Beginning on October 18, 1972, the board of trustees adopted an acquisition policy to more specifically guide the growth of the museum's permanent collection toward expanding its holdings of fine art, focusing on American art from the Colonial period to the present, with smaller collections of European Old Master prints, and historical glass. Since that time, objects of material culture such as the Native American artifacts, furniture, and period clothing have been placed with more suitable cultural institutions. The museum was first awarded accreditation by the American Association of Museums in 1978.
With the fiftieth anniversary of the Museum Association in 1980, the board of trustees and members saw the need for a larger, more up-to-date facility to accommodate the museum's increasing membership, growing collection, and expanding educational programs and began the process of planning for a new building. Also in 1980, Adolph and Jean Weil endowed the Weil Print Fund to continue the development of the museum's Old Master collection by enabling the purchase of works created before 1900. The museum's works on paper collection also includes American prints, including popular engravings by Currier and Ives and works by major modern printmakers such as James Rosenquist, Andy Warhol, Frank Stella, and many others.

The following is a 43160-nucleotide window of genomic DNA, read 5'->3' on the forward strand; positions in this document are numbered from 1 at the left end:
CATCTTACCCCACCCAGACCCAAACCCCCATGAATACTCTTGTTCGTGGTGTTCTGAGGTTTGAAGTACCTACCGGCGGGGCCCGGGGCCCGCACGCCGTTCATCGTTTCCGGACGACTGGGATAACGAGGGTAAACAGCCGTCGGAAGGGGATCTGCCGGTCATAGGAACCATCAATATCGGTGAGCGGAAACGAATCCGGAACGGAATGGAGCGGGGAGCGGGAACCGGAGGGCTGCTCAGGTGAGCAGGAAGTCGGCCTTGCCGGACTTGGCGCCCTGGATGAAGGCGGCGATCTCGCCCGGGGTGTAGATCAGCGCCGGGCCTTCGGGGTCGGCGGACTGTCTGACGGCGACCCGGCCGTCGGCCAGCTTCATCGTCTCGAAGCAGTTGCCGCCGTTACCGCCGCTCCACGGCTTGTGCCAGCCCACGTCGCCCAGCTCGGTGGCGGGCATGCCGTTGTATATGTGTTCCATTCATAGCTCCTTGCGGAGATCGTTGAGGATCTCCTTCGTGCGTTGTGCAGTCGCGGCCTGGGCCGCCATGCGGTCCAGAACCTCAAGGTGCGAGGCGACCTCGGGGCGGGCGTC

The current museum building, designed by the architectural firm Barganier, McKee, Sims, in the Blount Cultural Park, opened on September 18, 1988. The now 80,000-square-foot building features galleries for permanent collections, temporary exhibitions, the Weil Graphic Arts Study Center, the Wilson Auditorium, and the ARTWORKS interactive educational gallery. The facility provides an optimal environment for storing and exhibiting works of art and meets the highest standards of the American Association of Museums for the responsible preservation, care, and management of its collections. The opening of the facility featured the installation of the Blount Collection, which is the core of the museum's collection of American art. The collection was officially given to the museum by Blount Incorporated on February 28, 1989. Originally assembled by Winton M. Blount as a corporate collection, the Blount Collection contains 41 historically significant paintings by 33 American artists, including John Singleton Copley, Thomas Moran, Winslow Homer, John Singer Sargent, Edward Hopper, and Georgia O'Keeffe.